First, the current situation is more than an economic crisis. Monetary and financial measures have limited effect in addressing this crisis and it is still uncertain when the global economy will start to recover. After all, governments around the world have taken tough measures because currently there is still no effective cure for the virus and vaccines are still in development. As a matter of expedience, central banks and governments have made use of monetary and fiscal policies to avoid large scale closure of businesses. Some places have tried to maintain economic activities as far as possible while striving to contain the virus. However, these are just “band-aid” solutions, buying time for the research and development of effective medicine and vaccine which take time and cannot be rushed. At least in the near future, it is expected that the global economy will remain weak and corporates will face immense difficulties which may result in shocks to the financial markets with further implications on the investment performance of the Exchange Fund.
Second, the relaunch of Quantitative Easing (QE) in the US will weaken the effectiveness of risk diversification in the Exchange Fund through bond investment. Since the Exchange Fund must always stay highly liquid to safeguard Hong Kong’s monetary and financial stability, US bonds have been a major investment vehicle for the Exchange Fund. In normal times when the “equities down, bonds up” pattern holds under market turbulence, bonds can help diversify risks and strengthen the entire portfolio mix's resilience against shocks. The Fed's sharp rate cuts and relaunch of QE, coupled with safe-haven demand, have triggered yield falls and price surges in US Treasuries in the first quarter of this year. As a result, the Exchange Fund's bond holdings have indeed recorded gains accordingly. However, as US Treasury yields have fallen to levels nearing or even lower than those when the ultra-loose monetary policy was implemented by the US ten years ago, there is limited room for bond prices to go up further and little promise for interest returns in this low rate environment. The conventional “equities down, bonds up” pattern will be much less pronounced, with implications for the Exchange Fund’s resilience.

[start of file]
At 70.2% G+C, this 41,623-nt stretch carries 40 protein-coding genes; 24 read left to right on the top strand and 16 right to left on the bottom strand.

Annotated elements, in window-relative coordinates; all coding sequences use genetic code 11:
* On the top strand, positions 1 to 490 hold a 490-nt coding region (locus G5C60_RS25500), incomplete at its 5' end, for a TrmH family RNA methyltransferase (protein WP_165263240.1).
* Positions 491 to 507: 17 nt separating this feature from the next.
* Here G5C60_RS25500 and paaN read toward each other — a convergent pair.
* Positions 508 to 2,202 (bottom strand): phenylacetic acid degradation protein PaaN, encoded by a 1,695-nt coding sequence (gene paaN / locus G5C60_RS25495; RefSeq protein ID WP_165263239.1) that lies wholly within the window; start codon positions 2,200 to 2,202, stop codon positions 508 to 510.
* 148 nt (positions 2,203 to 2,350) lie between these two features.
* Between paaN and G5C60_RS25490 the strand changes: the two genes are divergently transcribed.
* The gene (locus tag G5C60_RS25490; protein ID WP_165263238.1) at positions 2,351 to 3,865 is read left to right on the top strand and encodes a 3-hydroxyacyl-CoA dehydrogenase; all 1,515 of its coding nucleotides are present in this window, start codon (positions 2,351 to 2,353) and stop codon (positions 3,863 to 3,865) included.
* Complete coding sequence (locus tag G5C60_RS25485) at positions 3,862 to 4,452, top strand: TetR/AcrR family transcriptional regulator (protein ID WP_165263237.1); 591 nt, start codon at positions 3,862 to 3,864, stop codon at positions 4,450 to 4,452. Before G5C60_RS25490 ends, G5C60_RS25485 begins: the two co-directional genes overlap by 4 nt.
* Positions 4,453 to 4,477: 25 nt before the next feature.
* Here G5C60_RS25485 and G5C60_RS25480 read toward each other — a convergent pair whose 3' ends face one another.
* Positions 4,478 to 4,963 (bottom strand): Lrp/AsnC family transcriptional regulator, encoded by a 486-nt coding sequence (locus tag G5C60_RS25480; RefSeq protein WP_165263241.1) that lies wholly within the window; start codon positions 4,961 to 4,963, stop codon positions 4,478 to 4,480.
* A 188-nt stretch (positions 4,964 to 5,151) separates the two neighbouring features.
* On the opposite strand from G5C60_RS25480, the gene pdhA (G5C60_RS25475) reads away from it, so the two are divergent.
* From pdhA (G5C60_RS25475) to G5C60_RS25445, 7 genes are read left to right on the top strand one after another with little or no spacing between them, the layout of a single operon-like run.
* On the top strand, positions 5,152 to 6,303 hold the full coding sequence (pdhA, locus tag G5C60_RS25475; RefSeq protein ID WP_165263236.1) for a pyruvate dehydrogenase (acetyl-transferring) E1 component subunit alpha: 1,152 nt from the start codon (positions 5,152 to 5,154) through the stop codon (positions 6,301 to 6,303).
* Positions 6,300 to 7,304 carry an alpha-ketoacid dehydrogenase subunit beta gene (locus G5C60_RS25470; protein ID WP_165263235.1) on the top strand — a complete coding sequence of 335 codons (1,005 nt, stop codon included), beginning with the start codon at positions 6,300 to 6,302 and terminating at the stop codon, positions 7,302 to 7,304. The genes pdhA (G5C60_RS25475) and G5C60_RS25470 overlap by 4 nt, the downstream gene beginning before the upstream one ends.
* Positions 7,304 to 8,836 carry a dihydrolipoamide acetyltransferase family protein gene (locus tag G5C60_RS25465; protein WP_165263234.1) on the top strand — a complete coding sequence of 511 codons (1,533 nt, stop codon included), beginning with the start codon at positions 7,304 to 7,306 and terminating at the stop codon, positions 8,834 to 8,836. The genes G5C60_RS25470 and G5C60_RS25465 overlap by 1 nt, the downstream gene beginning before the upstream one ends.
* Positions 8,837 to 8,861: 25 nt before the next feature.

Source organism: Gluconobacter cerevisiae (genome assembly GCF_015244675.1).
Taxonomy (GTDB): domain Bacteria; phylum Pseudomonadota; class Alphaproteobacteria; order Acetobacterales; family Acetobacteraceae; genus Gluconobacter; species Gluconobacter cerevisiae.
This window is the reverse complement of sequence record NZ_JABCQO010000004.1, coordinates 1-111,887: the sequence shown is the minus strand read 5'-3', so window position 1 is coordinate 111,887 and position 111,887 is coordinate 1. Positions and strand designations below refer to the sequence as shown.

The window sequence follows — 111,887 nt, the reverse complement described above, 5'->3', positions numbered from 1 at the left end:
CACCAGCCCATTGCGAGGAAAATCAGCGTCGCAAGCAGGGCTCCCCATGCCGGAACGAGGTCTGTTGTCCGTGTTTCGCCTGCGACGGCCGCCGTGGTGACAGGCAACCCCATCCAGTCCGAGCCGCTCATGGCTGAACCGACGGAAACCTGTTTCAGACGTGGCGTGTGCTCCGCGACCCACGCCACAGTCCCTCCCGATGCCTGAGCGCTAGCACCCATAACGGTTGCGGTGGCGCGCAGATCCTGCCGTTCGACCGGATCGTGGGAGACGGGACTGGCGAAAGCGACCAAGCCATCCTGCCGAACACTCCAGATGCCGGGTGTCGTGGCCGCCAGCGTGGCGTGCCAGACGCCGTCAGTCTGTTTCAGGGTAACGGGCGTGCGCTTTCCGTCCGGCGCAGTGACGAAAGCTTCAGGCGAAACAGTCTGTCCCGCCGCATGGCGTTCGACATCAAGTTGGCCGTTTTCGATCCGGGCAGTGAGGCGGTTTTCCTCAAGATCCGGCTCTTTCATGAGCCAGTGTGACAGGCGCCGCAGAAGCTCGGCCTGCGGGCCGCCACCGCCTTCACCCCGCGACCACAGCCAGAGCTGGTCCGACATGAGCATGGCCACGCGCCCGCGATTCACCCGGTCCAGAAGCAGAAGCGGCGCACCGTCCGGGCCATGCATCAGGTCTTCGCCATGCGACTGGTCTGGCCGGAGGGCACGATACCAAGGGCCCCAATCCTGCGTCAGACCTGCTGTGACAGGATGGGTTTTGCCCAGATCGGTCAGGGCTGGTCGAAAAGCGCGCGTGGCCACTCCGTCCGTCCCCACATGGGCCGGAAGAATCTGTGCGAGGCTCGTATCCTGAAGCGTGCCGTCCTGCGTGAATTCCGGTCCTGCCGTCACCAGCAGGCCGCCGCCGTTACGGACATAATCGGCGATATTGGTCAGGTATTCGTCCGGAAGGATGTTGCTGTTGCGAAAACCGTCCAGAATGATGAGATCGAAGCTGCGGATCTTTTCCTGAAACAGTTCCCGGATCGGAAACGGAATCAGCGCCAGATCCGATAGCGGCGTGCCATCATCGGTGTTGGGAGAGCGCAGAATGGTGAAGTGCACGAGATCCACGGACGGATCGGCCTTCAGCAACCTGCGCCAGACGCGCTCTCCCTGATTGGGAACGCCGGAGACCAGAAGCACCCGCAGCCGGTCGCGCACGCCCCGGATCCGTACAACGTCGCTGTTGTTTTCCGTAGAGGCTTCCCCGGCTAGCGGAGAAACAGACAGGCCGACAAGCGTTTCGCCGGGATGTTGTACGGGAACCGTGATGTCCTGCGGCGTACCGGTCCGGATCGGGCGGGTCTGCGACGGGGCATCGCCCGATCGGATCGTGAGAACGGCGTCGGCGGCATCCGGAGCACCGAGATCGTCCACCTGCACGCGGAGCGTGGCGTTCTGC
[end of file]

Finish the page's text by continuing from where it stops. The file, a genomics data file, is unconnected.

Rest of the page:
In this extraordinary time, we will focus on defensiveness and liquidity when managing the Exchange Fund’s investments. First, we have already adjusted the Fund’s asset allocation over the past few years to minimise the potential negative impact from financial market volatility. For example, we have reduced the Fund’s non-US dollar holdings, hence mitigating the negative currency translation effect arising from a strong US dollar. We have also expanded alternative investments (such as infrastructure investments) under the Long-Term Growth Portfolio to further reduce the correlation between the returns of different asset classes in the Fund and achieve risk diversification more effectively. We will closely monitor market conditions and adjust our asset allocation as required in a timely manner to ensure that the Fund remains appropriately defensive. On the other hand, we will also increase the liquidity of our portfolio to ensure the Fund can readily liquidate assets to provide funds for maintaining Hong Kong’s monetary and financial stability while meeting the Government’s needs in withdrawing fiscal reserve deposits to deal with the epidemic.
To mitigate the negative impact of market volatility on the Exchange Fund; to ensure that the Fund can play its stabilising role in this unusual time; and to enhance value for the Fund in the long-run: these are the tasks ahead of the Exchange Fund investment team and myself, and we shall do our best to accomplish them.
Chief Executive Officer, Exchange Fund Investment Office
Hong Kong Monetary Authority
27 April 2020